In my last blog, I discussed European Union (EU) General Data Protection Regulation (GDPR) readiness—more specifically, how examining your company’s corporate culture is the first place to start. But there are details I’d like to cover today to help you feel confident in your ability to meet the major parts of GDPR. Let’s take a closer look at master data management, access governance, cybersecurity, and the Internet of Things.
Other similar legislation
While we’re looking at the GDPR, it makes sense to consider other related regulations and legislation that companies are also going to have to deal with in similar timeframes. I am thinking of the following (although there are others):
- NIS: Directive on security of networked information systems, which is more industry-specific, but also has data breach reporting requirements
- ePrivacy: PECR reform, the “cookie directive” that may become a regulation and also has consent registration and privacy requirements
- WP29: Article 29 Data Protection Working Party looking at privacy and transfer of data outside EU or preapproved countries, which is one of the compliance aspects of GDPR
Investment in organizational and technological change for GDPR will have complementary relevance to the above. Compensating controls will exist; investments can be consolidated.
A lot of companies will have adopted compliance standards and frameworks like ISO27001, ISO3100, COBIT, three lines of defense. I am aware of the debates surrounding each of these (for example, whether or not there should be four lines of defense). But on the whole, they are systems that document approaches for sound business management and reporting. The point here is that adopting these standards and frameworks will again provide compensating controls that will assist with areas of GDPR compliance.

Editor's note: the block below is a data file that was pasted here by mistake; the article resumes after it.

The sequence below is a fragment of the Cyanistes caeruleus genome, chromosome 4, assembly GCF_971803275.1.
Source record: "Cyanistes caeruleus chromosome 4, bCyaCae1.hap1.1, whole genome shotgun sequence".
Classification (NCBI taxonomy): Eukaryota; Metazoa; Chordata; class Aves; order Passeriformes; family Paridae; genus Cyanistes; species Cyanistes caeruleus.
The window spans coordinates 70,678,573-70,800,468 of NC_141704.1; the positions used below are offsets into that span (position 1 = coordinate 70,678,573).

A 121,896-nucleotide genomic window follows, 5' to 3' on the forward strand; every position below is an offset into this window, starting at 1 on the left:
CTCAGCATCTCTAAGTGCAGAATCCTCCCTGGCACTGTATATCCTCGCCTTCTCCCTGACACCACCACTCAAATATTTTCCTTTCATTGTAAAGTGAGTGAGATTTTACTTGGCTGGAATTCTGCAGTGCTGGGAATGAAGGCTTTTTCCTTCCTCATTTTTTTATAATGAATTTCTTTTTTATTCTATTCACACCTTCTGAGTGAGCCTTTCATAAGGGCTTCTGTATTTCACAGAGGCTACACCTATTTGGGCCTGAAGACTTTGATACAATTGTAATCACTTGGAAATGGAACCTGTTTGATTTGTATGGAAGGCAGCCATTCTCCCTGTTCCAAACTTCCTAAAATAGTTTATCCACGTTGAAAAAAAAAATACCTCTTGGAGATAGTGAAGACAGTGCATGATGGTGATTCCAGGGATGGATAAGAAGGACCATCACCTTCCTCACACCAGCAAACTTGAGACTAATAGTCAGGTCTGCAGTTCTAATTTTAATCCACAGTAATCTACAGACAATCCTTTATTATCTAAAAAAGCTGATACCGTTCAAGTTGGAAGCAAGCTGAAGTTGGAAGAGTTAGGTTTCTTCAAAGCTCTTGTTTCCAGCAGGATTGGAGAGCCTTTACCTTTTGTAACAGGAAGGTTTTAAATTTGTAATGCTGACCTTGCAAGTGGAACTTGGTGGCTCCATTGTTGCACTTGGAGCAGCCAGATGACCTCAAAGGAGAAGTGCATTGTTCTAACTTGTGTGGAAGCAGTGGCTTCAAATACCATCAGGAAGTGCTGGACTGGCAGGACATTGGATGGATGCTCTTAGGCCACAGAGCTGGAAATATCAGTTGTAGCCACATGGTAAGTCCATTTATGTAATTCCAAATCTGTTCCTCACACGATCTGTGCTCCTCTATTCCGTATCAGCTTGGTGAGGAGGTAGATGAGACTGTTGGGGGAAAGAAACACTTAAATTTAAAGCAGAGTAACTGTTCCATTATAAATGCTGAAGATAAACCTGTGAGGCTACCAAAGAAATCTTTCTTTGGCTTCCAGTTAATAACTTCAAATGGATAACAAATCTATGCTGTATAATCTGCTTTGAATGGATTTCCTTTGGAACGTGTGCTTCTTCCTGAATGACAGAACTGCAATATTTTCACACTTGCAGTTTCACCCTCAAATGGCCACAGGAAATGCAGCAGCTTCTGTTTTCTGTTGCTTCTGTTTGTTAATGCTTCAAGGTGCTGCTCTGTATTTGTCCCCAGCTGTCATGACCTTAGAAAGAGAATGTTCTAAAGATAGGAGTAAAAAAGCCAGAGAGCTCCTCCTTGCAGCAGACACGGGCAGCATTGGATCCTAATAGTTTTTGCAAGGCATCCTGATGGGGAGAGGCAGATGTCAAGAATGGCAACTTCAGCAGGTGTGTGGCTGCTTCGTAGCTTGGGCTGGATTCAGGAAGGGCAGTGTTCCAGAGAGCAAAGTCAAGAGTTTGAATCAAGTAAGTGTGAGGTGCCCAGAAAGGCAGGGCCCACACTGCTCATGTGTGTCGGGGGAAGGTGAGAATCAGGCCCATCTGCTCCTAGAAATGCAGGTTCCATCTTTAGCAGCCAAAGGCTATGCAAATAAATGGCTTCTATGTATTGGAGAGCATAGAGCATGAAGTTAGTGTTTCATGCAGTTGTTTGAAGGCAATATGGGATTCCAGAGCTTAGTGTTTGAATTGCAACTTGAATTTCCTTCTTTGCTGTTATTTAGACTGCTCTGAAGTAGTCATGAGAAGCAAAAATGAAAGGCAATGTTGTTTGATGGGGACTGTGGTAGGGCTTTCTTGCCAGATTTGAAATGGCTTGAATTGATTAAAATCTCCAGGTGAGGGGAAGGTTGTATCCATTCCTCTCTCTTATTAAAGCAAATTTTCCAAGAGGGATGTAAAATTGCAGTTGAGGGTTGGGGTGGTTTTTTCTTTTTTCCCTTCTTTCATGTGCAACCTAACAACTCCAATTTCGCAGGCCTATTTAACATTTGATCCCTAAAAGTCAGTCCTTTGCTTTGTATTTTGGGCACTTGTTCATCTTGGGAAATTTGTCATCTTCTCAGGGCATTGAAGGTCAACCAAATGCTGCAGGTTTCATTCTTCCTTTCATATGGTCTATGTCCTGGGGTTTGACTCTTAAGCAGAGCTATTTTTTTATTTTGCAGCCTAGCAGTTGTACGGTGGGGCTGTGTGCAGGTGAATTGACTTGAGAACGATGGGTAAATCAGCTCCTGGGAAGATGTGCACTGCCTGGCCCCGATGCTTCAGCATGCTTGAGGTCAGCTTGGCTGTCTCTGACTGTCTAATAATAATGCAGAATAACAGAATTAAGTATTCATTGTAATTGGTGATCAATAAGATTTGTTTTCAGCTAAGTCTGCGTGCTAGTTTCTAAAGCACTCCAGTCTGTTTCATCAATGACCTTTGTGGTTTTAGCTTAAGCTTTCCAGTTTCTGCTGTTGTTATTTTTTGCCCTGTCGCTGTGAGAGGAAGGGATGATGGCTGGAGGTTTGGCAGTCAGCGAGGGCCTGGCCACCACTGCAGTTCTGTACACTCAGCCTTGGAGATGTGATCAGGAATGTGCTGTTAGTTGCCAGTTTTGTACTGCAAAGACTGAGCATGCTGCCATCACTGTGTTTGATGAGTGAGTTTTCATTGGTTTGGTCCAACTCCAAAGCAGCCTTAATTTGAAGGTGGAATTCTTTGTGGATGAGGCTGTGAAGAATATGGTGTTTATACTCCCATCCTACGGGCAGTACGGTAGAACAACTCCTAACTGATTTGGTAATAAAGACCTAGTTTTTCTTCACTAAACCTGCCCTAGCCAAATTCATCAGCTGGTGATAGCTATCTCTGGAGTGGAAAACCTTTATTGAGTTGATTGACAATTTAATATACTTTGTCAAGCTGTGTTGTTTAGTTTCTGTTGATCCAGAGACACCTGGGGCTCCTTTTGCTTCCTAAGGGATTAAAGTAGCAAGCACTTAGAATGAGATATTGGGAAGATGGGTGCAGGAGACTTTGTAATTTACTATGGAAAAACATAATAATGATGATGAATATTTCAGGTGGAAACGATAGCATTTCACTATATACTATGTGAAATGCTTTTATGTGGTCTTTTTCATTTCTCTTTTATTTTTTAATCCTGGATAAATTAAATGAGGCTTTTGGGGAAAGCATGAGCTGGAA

Master data management
A significant challenge with any business these days is the so-called “single view of the customer.” For example, there is:
- A fundamental operational driver behind this (do I really know who my customers are and where precisely and completely I can get that data?)
- An operating cost driver behind this (multiple instances of what is actually the same customer is a waste of IT resources and costs)
- A regulatory driver behind this (like keeping personal data accurate and being able to confidently address data subject access requests)
Digitalization and digital transformation (or whatever you label it), is something of a fashionable phrase. But it’s clear that any company that does not reduce its IT and data management operating costs will never be as competitive and agile as one that does.
Master data management is either a precursor to, or a fundamental part of a digital transformation and data volume minimization. It also puts you in a more resilient position to safely accomplish the right to erasure for GDPR needs.
The modern definition of an employee, supplier, and customer is considerably more amorphous than it ever was in the past. And it will become more so in the future. We have full-time and part-time contractors, the “gig economy,” business process outsourcing, suppliers that are competitors, joint ventures, co-option arrangements, customers who are employees, and partners that work for competitors (to name a few examples).
We need to give people managed access to systems and data for them to do their jobs on our behalf—ideally just the right amount. Their function and responsibility will change over the time they work for us, which will require changing what systems and data they have access to. We need to remove their access when they stop working for us. If they come back to work for/with us, we probably want to have recorded and reuse what their skills and competencies were in the past.